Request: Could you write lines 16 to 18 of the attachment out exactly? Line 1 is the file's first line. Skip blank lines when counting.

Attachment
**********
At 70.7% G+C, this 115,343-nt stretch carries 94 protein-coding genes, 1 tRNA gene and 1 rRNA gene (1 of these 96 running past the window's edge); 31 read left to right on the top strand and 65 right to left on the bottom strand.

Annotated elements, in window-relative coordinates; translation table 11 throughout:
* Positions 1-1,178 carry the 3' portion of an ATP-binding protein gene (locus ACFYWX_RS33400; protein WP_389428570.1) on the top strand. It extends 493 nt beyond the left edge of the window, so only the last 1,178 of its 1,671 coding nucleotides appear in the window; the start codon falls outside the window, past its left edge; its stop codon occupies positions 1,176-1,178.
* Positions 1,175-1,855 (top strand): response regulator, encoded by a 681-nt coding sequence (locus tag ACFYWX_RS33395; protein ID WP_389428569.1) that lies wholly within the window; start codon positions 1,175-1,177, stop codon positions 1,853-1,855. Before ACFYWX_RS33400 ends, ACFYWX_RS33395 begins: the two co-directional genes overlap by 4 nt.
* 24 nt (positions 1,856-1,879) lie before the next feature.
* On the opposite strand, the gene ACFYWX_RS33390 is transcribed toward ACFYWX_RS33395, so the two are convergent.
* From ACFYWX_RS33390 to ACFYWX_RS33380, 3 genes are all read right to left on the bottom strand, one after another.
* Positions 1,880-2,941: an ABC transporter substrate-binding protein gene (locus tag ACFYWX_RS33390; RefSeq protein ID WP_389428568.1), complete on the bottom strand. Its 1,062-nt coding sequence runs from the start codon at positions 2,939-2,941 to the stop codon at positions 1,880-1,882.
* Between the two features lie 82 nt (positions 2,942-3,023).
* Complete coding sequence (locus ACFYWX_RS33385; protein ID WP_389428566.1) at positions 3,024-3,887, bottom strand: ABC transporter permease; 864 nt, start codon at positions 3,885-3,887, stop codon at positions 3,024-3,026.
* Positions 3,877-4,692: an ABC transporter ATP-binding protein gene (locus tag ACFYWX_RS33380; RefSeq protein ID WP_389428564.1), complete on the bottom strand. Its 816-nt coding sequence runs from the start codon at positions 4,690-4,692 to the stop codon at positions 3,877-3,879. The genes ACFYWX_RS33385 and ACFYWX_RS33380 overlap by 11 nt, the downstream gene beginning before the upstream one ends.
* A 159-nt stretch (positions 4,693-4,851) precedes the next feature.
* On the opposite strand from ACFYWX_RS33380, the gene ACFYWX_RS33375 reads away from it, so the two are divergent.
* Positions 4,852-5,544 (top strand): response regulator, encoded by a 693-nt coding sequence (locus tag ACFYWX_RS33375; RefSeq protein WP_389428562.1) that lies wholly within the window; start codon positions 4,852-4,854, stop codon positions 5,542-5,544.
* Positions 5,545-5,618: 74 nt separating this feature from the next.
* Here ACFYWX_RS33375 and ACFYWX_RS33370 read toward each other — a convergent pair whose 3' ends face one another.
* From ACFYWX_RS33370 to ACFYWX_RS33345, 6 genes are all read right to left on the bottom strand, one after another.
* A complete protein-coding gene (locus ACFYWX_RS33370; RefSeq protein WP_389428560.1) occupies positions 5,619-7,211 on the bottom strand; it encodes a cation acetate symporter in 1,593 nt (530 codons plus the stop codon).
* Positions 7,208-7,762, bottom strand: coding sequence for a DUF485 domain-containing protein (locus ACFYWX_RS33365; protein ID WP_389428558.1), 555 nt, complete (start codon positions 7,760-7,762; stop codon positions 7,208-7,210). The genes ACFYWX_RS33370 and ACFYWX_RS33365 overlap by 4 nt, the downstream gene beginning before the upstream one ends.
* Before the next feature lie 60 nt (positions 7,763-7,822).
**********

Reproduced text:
* Here ACFYWX_RS33375 and ACFYWX_RS33370 read toward each other — a convergent pair whose 3' ends face one another.
* From ACFYWX_RS33370 to ACFYWX_RS33345, 6 genes are all read right to left on the bottom strand, one after another.
* A complete protein-coding gene (locus ACFYWX_RS33370; RefSeq protein WP_389428560.1) occupies positions 5,619-7,211 on the bottom strand; it encodes a cation acetate symporter in 1,593 nt (530 codons plus the stop codon).